Building relationships with mentors

by: Shelly Mann, College of Liberal Arts & Sciences Retention Advisor

As the fall semester begins, think about your academic goals and how you can connect with a faculty member or advisor, to begin building a mentoring relationship. College Advising & Student Services are here to help:

Text reads: College Advising & Student Services. Connect with your professors! College advisors will help you match your interest area with faculty who are experts in the field.

What can a mentor do for me?

Mentors can have a powerful impact on your academic journey. It’s important to have a network of people you can count on to provide support and guidance as you work toward earning a degree and defining your career goals. A mentor is more than an acquaintance.  A mentor knows the benefits of a college degree, can identify with the obstacles students face and even serve as a reference for jobs or internships.

Where do I find a mentor?

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Many people can serve as mentors depending on your individual needs and expectations. Often, professors or academic advisors can fill this role. Make regular appointments with your academic advisor. Stop by your professors’ office hours to ask them questions about your academic progress and get their advice on opportunities. And don’t forget, the College offers the Take Your Professor to Lunch program that allows you to take your professor to lunch for free and get to know them better as a mentor.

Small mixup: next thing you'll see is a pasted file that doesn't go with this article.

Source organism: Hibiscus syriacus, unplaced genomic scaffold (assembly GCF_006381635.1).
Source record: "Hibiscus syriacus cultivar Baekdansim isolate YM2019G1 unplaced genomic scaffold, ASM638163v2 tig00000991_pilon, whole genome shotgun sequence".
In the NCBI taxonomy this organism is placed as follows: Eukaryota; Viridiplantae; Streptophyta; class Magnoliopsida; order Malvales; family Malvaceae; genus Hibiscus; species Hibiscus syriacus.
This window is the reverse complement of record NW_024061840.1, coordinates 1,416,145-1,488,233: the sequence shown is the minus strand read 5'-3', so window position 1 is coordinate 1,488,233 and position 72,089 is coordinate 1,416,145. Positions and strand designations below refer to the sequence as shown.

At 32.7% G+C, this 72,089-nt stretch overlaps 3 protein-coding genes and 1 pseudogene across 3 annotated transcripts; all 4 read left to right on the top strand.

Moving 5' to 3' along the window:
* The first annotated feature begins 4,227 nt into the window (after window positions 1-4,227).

Mentors listen, answer questions, help problem-solve and take a sincere interest in your personal growth and professional development. They will celebrate your achievements and successes with you and provide constructive advice.

A mentoring relationship can be an empowering resource for students, but relationships require nurturing. Reach out to faculty members and advisors to ask questions, discuss challenges and to seek feedback and support. One-on-one interactions with a mentor can often lead to a broader network of contacts who share your same interests and goals.

What will we talk about?


A faculty mentor will share knowledge, experiences, resources and networks that can guide you beyond the classroom to a broader exploration of your own career path. They can provide information on how their field of study is expanding, discuss research opportunities, major course selections, suggest organizations to join and praise your accomplishments if employers call on them as a reference.

An advisor mentor will help you navigate the university system as you make progress toward graduation. Advisors will provide information including university policies and procedures, degree requirements, class scheduling, academic standing and campus resources.